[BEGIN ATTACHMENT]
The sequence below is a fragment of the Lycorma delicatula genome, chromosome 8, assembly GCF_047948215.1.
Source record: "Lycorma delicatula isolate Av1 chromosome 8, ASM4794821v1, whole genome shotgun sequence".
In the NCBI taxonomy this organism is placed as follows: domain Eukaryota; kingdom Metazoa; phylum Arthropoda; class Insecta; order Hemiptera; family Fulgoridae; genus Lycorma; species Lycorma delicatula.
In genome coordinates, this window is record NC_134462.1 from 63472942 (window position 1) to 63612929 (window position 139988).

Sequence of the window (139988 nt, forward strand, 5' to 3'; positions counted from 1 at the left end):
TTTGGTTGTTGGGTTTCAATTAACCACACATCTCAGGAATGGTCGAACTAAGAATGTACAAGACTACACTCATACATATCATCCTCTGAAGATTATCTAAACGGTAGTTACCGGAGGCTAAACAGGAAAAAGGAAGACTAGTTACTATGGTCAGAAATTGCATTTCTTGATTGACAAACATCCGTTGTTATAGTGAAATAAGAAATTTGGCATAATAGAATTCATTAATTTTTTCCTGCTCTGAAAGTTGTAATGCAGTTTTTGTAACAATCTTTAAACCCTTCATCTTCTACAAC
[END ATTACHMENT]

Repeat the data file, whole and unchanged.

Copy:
The sequence below is a fragment of the Lycorma delicatula genome, chromosome 8, assembly GCF_047948215.1.
Source record: "Lycorma delicatula isolate Av1 chromosome 8, ASM4794821v1, whole genome shotgun sequence".
In the NCBI taxonomy this organism is placed as follows: domain Eukaryota; kingdom Metazoa; phylum Arthropoda; class Insecta; order Hemiptera; family Fulgoridae; genus Lycorma; species Lycorma delicatula.
In genome coordinates, this window is record NC_134462.1 from 63472942 (window position 1) to 63612929 (window position 139988).

Sequence of the window (139988 nt, forward strand, 5' to 3'; positions counted from 1 at the left end):
TTTGGTTGTTGGGTTTCAATTAACCACACATCTCAGGAATGGTCGAACTAAGAATGTACAAGACTACACTCATACATATCATCCTCTGAAGATTATCTAAACGGTAGTTACCGGAGGCTAAACAGGAAAAAGGAAGACTAGTTACTATGGTCAGAAATTGCATTTCTTGATTGACAAACATCCGTTGTTATAGTGAAATAAGAAATTTGGCATAATAGAATTCATTAATTTTTTCCTGCTCTGAAAGTTGTAATGCAGTTTTTGTAACAATCTTTAAACCCTTCATCTTCTACAAC